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Articles on Sport science

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There’s more to conquering hills than dropping a few kilos. AAP image

Tour de France: the science of hill climbing

As the Tour de France enters its final week, riders have already negotiated some of the toughest climbs in Europe, and have some major climbs still to go. So what makes some of those riders successful…
Ceilings on physical ability are there – sometimes – to be broken. EPA/Hannibal

Is there a limit to athletic performance?

We once thought no-one could run a mile in less than four minutes – and yet the current world record stands at three minutes, 43 seconds. So will records keep tumbling as people get fitter and technology…
It’s obvious: better referee performance is better for players and better for spectators. Right? AAP Image/Joe Castro

Sports referees should take performance-enhancing drugs

Late last week football (soccer) website reported that FIFA, the international governing body for the world game, is considering forcing referees to pass fitness tests prior to games. This…
Shane Perkins is just one of the Australians going for gold at the world championships. AAP Image/David Crosling

Track Cycling World Championships – the making of modern sprinters

Today in Melbourne the 2012 UCI Track Cycling World Championships get underway. Results from the five-day competition will determine which riders represent the various national track cycling teams at the…
You might feel great after going for a jog, but is the “high” purely psychological? Tobyotter

Happiness is a long run: why jogging gets you high

A new study is tapping into a phenomenon most of us have heard about and some of us might claim to have experienced at some point – “runner’s high”. In doing so, this study touches on something fundamentally…
Heavy hands might not always make light work in finals. Vivek Prakash/ Reuters Pool

Do big servers have the edge at the Australian Open?

With the Australian Open into its final few days, we’re starting to see the best tennis players in the world come to the fore. And to be the best in the world, you need a well-rounded game, including a…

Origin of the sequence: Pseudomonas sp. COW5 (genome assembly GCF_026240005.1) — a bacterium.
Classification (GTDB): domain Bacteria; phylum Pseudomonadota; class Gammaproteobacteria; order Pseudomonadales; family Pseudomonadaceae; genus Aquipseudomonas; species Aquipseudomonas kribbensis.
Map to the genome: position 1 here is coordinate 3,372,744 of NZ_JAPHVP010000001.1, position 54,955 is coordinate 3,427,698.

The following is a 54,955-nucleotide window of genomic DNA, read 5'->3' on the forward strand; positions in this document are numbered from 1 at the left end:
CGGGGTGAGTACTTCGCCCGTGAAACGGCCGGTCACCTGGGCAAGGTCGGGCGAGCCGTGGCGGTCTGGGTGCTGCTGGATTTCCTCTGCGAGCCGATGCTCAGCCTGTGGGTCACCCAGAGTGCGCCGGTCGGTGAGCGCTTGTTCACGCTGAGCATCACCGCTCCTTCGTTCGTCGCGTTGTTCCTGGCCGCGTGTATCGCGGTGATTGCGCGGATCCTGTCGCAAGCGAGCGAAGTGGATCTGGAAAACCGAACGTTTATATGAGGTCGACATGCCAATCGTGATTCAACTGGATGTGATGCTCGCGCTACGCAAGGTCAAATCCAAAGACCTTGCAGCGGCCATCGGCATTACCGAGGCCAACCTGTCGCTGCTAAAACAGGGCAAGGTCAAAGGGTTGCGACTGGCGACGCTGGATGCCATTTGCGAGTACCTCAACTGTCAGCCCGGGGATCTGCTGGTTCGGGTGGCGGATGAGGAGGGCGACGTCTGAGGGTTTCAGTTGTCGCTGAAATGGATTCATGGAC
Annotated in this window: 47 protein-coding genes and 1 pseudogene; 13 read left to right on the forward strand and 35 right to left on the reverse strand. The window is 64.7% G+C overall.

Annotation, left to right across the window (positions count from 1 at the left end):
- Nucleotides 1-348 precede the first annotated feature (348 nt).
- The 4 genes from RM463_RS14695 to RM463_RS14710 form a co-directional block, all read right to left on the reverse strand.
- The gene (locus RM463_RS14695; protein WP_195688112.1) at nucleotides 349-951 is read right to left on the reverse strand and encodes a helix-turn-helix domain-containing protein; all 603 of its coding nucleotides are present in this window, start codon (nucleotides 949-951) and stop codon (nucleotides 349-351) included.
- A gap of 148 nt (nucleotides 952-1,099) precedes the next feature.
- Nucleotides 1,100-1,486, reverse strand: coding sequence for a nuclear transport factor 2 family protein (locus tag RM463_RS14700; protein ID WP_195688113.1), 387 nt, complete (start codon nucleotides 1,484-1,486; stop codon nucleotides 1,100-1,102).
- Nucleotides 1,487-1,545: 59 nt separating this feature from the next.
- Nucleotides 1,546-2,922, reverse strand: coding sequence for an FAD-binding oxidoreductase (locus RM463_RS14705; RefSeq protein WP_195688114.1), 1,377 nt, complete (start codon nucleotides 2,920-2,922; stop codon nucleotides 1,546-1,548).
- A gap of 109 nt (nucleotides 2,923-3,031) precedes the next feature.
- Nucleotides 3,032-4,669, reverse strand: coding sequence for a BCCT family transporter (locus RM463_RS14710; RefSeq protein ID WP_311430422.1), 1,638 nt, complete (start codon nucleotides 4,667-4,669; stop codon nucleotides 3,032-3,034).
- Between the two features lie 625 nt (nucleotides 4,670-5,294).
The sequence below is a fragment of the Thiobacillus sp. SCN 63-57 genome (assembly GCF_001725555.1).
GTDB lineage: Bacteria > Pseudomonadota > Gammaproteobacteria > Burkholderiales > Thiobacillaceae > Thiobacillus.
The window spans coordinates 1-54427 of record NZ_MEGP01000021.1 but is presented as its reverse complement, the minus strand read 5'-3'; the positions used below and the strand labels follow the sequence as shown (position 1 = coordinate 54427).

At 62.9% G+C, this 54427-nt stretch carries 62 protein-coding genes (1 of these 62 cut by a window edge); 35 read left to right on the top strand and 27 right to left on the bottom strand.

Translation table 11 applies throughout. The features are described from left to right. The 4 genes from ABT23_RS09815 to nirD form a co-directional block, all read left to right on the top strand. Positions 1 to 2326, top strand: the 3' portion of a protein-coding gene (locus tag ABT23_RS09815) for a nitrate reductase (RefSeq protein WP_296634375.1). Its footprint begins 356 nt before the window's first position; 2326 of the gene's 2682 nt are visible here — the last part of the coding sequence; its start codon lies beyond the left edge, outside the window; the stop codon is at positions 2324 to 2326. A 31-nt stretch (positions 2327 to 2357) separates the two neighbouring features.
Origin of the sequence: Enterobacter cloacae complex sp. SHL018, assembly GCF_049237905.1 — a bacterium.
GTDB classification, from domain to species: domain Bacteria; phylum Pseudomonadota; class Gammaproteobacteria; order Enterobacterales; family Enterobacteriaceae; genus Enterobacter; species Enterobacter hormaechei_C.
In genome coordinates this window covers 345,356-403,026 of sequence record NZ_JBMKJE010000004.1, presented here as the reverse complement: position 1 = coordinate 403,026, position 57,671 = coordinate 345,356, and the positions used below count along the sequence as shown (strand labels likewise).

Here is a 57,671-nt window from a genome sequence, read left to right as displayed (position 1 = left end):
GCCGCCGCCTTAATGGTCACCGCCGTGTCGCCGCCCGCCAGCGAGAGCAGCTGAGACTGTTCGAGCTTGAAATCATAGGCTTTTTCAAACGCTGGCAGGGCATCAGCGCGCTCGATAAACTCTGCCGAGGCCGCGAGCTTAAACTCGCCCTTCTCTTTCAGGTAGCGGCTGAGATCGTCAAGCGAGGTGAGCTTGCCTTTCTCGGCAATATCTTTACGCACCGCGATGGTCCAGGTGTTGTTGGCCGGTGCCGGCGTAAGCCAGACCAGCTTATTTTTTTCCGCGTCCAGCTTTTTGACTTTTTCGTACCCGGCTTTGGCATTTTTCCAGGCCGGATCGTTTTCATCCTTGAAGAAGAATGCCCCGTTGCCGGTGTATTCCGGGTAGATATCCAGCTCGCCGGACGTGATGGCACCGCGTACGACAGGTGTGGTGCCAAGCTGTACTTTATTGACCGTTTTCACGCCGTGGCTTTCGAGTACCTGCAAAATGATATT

Wallabies player Drew Mitchell is taken from the field after an injury during Rugby World Cup match between Australia and Russia. AAP Image/Dave Hunt

Rugby World Cup injuries: That’s gotta hurt

RUGBY WORLD CUP – The Cup has already taken its toll on many players – finalists New Zealand have lost star player, Dan Carter and Australia goes into its battle for third place against Wales four men…
New Zealand defeated Tonga in the opening game of the 2011 Rugby World Cup. AFP Photo/Franck Fife

Art or science? Decision-making in rugby

RUGBY WORLD CUP – In the latest of The Conversation’s series on the Rugby World Cup, former Wallabies player, James Holbeck and Professor of Sport Science at Victoria University, Damian Farrow, discuss…
Some AFL teams spend the off season at high altitude.

A higher calling, but does altitude training work?

You might have heard about athletes and other sportspeople absconding to high-altitude locations for training. Indeed altitude training has become the training-method-du-jour for sporting codes around…
Climbing mountains is all about fighting gravity. Nicolas Bouvy/EPA

The science of elite cycling: Tour de France (stages 12 to 21)

This is the second in a two-part series about the science of Le Tour de France. Part one is here. After 1,916 kilometres of the 2011 Tour de France we’re starting to see some of the favourites make their…
With more than 3,000 kilometres to cover, technique is only part of the equation. Nicolas Bouvy/EPA

The science of elite cycling: Tour de France (stages 1 to 11)

This weekend, approximately 200 of the world’s best cyclists will begin competing in one of the most challenging sporting events in the world: Le Tour de France. Le Tour is widely regarded as the most…
Olympic athletes – among others – will benefit from the new technology. Tracey Nearmy/AAP Image

Smart sensors save swimmers seconds

For Olympic swimmers, the blink of an eye can be the difference between first and forgotten. Everyone wants an edge, which is why elite athletes train relentlessly and why coaches push them hard. Alongside…
It’s important to change your running style to adapt to running without shoes.

Sole survivors: the secret to barefoot running

There’s a growing interest in barefoot running, especially in relation to running long distances. Research articles, opinion pieces, and websites have argued both for and against the efficacy of running…

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